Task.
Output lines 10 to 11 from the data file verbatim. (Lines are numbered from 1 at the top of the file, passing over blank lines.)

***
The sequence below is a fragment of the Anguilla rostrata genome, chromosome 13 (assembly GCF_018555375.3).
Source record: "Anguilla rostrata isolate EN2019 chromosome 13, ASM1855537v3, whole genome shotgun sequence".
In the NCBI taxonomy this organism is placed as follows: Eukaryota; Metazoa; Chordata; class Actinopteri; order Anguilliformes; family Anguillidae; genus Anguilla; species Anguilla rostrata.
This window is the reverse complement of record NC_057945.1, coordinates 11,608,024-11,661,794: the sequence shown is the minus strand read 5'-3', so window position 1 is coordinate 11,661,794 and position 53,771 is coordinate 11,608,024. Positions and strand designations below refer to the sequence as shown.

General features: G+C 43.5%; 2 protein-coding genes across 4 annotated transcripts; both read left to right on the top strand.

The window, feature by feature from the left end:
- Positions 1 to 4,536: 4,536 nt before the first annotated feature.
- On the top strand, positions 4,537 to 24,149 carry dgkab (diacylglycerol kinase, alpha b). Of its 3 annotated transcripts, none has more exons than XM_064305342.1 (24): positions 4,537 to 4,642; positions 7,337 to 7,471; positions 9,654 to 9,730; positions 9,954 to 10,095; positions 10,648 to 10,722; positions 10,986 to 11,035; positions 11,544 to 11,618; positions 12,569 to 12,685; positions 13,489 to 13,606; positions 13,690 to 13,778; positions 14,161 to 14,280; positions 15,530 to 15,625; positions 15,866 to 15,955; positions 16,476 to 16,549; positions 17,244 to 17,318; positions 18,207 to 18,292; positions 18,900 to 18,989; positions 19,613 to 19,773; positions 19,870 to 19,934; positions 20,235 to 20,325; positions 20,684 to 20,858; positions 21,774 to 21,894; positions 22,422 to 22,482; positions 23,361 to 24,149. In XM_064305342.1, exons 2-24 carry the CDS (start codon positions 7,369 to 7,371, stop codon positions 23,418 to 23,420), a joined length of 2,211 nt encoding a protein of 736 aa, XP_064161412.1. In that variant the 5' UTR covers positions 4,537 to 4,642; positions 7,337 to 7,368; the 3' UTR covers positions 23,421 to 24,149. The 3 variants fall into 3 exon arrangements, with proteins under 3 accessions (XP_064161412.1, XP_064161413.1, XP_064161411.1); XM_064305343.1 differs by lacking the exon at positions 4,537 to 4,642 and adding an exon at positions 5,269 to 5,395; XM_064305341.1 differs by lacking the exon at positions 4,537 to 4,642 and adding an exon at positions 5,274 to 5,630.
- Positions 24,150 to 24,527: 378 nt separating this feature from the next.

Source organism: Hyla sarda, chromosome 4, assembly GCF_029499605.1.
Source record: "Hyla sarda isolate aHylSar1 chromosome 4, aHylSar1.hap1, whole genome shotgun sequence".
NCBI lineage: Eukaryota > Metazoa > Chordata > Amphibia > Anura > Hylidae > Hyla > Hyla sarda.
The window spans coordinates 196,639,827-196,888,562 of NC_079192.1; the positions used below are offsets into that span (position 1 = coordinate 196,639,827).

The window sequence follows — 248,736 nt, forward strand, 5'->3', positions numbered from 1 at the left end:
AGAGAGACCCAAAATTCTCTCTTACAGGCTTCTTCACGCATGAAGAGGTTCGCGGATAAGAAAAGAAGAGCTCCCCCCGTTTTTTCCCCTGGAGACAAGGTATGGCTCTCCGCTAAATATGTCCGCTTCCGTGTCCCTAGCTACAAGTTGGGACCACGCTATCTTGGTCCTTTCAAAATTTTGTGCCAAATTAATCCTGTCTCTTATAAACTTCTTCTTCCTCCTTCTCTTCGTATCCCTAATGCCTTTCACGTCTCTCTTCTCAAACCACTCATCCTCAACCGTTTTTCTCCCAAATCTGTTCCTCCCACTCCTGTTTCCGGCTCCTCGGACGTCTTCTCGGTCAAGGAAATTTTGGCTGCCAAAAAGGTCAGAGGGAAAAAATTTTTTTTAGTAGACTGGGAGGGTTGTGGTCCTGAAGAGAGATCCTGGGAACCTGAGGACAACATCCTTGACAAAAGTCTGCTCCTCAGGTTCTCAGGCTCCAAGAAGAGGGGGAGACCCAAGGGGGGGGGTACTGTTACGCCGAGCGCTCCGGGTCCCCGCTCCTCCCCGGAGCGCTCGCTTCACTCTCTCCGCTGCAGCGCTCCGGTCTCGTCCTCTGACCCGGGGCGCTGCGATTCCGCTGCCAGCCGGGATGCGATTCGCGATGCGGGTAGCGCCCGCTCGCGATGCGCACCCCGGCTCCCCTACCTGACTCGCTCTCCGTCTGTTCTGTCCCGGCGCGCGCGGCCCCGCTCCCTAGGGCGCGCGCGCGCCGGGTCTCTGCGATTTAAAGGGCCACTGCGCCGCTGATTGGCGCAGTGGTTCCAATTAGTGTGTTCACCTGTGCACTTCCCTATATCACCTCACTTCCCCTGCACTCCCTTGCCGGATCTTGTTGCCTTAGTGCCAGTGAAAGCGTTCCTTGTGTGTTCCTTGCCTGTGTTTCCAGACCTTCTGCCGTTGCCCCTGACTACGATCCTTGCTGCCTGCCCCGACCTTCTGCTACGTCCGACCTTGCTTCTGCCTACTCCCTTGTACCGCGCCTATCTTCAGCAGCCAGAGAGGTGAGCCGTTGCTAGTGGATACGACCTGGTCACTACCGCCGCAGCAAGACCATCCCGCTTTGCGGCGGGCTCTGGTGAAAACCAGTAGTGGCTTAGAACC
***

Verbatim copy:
Source organism: Hyla sarda, chromosome 4, assembly GCF_029499605.1.
Source record: "Hyla sarda isolate aHylSar1 chromosome 4, aHylSar1.hap1, whole genome shotgun sequence".